Today’s Ideal Woman

12

As much as we value activism and causes, and fresh ideas and creativity – do we sometimes forget that the end does not justify the means?

I was having lunch with friends the other day when talk of the new facebook status trend came up. Since I don’t have FB, I didn’t know what they were talking about, but apparently there is this new thing going around where women put a single colour in their FB status to indicate what the colour of their undergarment is. It’s supposed to raise awareness for Breast Cancer research.

How exactly it does that – I do not know. I mean, tell me a sad story about a woman struggling with breast cancer, and I will be more likely to donate to the cause than to know what colour bra the most random girl is wearing. In fact, that might just turn me away.

In fact, it did.

It was after hearing this that I realized how everything is becoming so overtly sexual lately. Need to sell a product? Put a woman on the cover. Need to raise money? Put a woman on the cover. Need to market a SALAD?? YES, BY ALL MEANS, SHOW A WOMAN ROLLING AROUND IN BED.

And it seems that coinciding with all this, women everywhere are declaring even more, We are free! We are not objects! You know, saying something over and over again doesn’t make it true, ladies. It sounds more like an oxymoron to me, no?

It seems that nowadays, women have to completely bare themselves in order to be accepted. If they are not half-falling out out of their clothes, then they are not attractive. If they are not caked with make-up, then they are not pretty. If they do not have enough of a swagger when they walk, how will any man pay attention to them? What more could better explain this than the example of stores who do not hire people unless they look the part? Because of course, if they are too ugly, then products won’t sell. Simple math. Even products that have absolutely nothing to do with women, like Gillette razors or microwaveable food commercials, will often show a woman in next-to-nothing to pique the consumers’ interest.

When my family moved to a new area when I was in Grade 7, I had a really hard time adjusting at my new school. I was so used to being well-liked by both friends and teachers at my old one, that it was difficult to get accustomed to a school where the majority of the students were one race and the teachers were downright pathetic. In recess, the guys and girls used to play a game at the back of the class where the girls would have to move their hand slowly across the guys’ body, while the guy had to compose himself and not -get “excited.” They asked me to join, and while on the outside I politely declined, on the inside I was all H-E-L-L TO THE NO. Even though I wasn’t a hijabi then, nor was I really practicing, I knew I would never stoop to something so demeaning.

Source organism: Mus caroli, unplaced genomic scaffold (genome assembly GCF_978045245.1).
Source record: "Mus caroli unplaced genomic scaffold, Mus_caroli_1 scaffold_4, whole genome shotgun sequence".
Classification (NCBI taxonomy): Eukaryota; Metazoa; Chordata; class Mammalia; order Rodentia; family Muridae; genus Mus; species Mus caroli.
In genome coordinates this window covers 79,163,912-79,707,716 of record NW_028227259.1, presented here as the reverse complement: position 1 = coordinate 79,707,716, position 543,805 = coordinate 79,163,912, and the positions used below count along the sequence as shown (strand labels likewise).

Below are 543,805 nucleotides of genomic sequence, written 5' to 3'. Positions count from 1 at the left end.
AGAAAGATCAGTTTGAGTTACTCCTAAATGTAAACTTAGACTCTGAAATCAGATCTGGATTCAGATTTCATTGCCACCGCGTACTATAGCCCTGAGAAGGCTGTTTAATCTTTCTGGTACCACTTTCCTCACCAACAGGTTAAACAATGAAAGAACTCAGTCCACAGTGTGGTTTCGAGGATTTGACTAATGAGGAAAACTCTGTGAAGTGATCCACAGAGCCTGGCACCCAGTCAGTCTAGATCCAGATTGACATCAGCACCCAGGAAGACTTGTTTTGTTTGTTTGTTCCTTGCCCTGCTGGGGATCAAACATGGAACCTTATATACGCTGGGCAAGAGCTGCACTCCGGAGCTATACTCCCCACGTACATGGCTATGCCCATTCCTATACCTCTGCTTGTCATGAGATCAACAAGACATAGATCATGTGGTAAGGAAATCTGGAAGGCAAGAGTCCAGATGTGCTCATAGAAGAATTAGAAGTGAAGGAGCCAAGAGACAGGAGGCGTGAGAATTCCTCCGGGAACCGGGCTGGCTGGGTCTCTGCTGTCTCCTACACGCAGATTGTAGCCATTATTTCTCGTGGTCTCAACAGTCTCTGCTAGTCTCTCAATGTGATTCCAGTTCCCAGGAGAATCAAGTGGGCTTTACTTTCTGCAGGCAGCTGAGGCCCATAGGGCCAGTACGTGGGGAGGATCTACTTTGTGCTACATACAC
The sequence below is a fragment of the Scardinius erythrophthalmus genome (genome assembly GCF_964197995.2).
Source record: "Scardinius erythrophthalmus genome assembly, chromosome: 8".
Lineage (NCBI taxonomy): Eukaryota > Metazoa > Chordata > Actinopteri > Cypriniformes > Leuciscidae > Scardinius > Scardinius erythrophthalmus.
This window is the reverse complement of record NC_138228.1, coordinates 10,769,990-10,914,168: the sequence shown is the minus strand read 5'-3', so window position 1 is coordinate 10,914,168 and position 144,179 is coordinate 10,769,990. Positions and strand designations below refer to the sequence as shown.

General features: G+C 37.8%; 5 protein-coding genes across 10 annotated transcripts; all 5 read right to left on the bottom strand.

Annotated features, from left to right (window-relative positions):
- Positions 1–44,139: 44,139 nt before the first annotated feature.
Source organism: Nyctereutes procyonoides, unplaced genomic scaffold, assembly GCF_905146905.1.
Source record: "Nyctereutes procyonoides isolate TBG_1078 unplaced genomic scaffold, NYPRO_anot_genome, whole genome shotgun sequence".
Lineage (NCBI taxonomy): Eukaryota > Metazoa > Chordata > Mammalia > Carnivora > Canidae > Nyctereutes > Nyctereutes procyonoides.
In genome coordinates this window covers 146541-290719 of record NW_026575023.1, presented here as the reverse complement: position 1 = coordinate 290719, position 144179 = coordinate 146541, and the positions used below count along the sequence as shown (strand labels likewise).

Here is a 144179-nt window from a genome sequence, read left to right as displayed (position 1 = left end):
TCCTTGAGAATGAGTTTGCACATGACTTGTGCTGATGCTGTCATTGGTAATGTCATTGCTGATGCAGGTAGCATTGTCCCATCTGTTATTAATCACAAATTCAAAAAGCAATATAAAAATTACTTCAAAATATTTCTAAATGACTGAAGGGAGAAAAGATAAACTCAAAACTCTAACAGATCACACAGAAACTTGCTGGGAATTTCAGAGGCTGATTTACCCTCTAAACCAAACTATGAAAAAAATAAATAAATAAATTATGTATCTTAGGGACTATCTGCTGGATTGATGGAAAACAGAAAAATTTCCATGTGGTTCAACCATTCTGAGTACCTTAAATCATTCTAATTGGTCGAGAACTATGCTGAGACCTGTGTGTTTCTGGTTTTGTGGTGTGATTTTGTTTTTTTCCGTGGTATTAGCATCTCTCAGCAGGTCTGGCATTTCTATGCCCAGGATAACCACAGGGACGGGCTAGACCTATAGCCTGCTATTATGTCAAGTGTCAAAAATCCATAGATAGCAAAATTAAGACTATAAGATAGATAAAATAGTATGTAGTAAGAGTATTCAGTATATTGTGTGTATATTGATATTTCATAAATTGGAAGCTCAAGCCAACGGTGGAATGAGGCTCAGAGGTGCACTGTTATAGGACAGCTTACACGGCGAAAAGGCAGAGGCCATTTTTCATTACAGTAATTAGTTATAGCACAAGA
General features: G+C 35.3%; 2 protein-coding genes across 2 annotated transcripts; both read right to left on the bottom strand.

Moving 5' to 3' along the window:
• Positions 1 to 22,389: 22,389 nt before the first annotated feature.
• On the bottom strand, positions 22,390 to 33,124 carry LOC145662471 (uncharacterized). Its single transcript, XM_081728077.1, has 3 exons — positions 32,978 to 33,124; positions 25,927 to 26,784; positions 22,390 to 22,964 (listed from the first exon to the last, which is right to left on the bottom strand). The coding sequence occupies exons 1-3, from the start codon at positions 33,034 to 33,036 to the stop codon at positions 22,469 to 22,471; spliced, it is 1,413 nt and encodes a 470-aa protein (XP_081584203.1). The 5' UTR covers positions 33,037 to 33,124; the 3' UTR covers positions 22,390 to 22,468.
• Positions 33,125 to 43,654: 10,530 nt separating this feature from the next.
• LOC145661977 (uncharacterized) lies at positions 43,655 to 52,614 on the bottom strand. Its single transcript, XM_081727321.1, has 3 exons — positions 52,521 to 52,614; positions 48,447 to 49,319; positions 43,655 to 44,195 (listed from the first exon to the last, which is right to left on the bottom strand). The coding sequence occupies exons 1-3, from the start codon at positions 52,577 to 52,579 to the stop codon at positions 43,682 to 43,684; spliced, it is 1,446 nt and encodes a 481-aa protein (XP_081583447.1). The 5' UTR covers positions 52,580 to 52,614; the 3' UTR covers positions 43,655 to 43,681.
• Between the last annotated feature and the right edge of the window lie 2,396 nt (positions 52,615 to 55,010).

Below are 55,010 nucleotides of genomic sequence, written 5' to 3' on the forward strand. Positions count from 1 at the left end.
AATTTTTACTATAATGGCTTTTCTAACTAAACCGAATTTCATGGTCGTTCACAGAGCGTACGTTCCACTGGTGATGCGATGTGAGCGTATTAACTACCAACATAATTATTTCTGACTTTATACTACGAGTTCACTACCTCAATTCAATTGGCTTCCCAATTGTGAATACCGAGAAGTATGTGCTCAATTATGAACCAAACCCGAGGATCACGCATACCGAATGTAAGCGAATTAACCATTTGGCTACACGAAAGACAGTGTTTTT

Then there was this other thing they used to do, where the names of all the girls in the class was written down on a piece of paper, and in a column at the top, the headings face, hair, boobs, and butt were written across. All the guys would then rate each girl between a 1-10 in each of the categories, sort of like, you know, how you rate OBJECTS on a LIST? Remember this is GRADE 7, people, when you are JUST TURNING 13. The reality is that sex is introduced from such a young age through the media and from pressure in schools that by the time children become teenagers, it is so ingrained into their heads that a guy must be a certain way to be attractive, and especially, a girl should be like this. My cousin was just telling me that the girls in her class were making fun of her because she wasn’t wearing skinny jeans like how Hannah Montana does. She is in Grade 2.

Even when I began wearing the hijab in the end of my high school years, I was no longer leered at, talked to inappropriately, or touched inappropriately; all of which happened before. And while it was still a hard process to go through, I felt calm on the inside knowing that I no longer had to worry about how tight and low-cut my shirt had to be, or how un-frizzed my hair were, because I would not need to impress anyone anymore. I would not have to live up to impossible-to-reach standards of today’s ideal woman.

On the topic of women covering up and dressing modestly in Islam, I’ve heard both non-Muslims and Muslims alike use the excuse that “men are not animals”, and that it’s not like they are going to attack the woman who is not covered properly. Yet to me, the man who needs a picture of a half-naked woman advertised to him in order to buy a product, is the real animal.

_______________

This post originally appeared on Diary of a Muslim Girl.

FacebookTwitterEmailPrintFriendlyShare
  • Hajra

    I love your last sentence. Great article! =)

  • Nikhat

    Amazing article Ma ahAllah..Allah (S.W.T) knows his creation very well indeed that's why he has set standards for women ..which gives them inner solace and tranquility….i love your article..MAY Allah (S.W.T) reward you abundantly ..and keep making you write more articles